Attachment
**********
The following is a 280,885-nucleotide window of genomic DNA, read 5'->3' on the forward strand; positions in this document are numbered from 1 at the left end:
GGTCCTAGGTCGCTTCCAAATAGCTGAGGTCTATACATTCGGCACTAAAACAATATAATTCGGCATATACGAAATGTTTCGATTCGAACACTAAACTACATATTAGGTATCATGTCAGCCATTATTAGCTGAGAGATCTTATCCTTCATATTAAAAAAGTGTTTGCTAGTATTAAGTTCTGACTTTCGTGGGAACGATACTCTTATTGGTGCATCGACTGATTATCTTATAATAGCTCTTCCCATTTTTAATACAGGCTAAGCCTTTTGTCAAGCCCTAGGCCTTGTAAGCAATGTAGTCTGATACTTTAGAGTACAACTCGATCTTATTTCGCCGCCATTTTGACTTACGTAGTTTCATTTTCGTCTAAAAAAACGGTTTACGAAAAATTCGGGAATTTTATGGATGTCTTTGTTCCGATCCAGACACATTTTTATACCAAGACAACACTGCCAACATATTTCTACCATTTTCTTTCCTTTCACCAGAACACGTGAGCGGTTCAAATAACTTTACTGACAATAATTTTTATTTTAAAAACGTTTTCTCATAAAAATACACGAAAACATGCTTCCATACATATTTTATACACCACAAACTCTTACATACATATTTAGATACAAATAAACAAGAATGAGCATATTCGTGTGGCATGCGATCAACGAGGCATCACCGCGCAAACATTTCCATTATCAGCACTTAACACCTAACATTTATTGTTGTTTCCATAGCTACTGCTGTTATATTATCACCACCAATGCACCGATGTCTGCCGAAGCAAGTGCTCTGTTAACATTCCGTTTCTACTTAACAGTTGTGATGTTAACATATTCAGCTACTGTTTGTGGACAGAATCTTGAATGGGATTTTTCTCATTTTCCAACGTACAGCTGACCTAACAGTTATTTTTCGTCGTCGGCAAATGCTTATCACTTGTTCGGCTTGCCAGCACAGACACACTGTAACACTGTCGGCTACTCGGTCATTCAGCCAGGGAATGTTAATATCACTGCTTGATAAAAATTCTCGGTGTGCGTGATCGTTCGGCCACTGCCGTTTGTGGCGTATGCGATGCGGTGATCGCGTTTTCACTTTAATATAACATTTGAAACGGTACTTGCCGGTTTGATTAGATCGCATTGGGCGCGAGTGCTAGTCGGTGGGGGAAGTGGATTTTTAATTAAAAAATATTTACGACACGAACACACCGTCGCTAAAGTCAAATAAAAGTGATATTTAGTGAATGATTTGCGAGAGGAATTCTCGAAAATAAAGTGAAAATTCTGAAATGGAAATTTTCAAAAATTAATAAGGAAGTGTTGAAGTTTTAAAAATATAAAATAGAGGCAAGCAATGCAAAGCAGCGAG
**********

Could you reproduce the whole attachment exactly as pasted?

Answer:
The following is a 280,885-nucleotide window of genomic DNA, read 5'->3' on the forward strand; positions in this document are numbered from 1 at the left end:
GGTCCTAGGTCGCTTCCAAATAGCTGAGGTCTATACATTCGGCACTAAAACAATATAATTCGGCATATACGAAATGTTTCGATTCGAACACTAAACTACATATTAGGTATCATGTCAGCCATTATTAGCTGAGAGATCTTATCCTTCATATTAAAAAAGTGTTTGCTAGTATTAAGTTCTGACTTTCGTGGGAACGATACTCTTATTGGTGCATCGACTGATTATCTTATAATAGCTCTTCCCATTTTTAATACAGGCTAAGCCTTTTGTCAAGCCCTAGGCCTTGTAAGCAATGTAGTCTGATACTTTAGAGTACAACTCGATCTTATTTCGCCGCCATTTTGACTTACGTAGTTTCATTTTCGTCTAAAAAAACGGTTTACGAAAAATTCGGGAATTTTATGGATGTCTTTGTTCCGATCCAGACACATTTTTATACCAAGACAACACTGCCAACATATTTCTACCATTTTCTTTCCTTTCACCAGAACACGTGAGCGGTTCAAATAACTTTACTGACAATAATTTTTATTTTAAAAACGTTTTCTCATAAAAATACACGAAAACATGCTTCCATACATATTTTATACACCACAAACTCTTACATACATATTTAGATACAAATAAACAAGAATGAGCATATTCGTGTGGCATGCGATCAACGAGGCATCACCGCGCAAACATTTCCATTATCAGCACTTAACACCTAACATTTATTGTTGTTTCCATAGCTACTGCTGTTATATTATCACCACCAATGCACCGATGTCTGCCGAAGCAAGTGCTCTGTTAACATTCCGTTTCTACTTAACAGTTGTGATGTTAACATATTCAGCTACTGTTTGTGGACAGAATCTTGAATGGGATTTTTCTCATTTTCCAACGTACAGCTGACCTAACAGTTATTTTTCGTCGTCGGCAAATGCTTATCACTTGTTCGGCTTGCCAGCACAGACACACTGTAACACTGTCGGCTACTCGGTCATTCAGCCAGGGAATGTTAATATCACTGCTTGATAAAAATTCTCGGTGTGCGTGATCGTTCGGCCACTGCCGTTTGTGGCGTATGCGATGCGGTGATCGCGTTTTCACTTTAATATAACATTTGAAACGGTACTTGCCGGTTTGATTAGATCGCATTGGGCGCGAGTGCTAGTCGGTGGGGGAAGTGGATTTTTAATTAAAAAATATTTACGACACGAACACACCGTCGCTAAAGTCAAATAAAAGTGATATTTAGTGAATGATTTGCGAGAGGAATTCTCGAAAATAAAGTGAAAATTCTGAAATGGAAATTTTCAAAAATTAATAAGGAAGTGTTGAAGTTTTAAAAATATAAAATAGAGGCAAGCAATGCAAAGCAGCGAG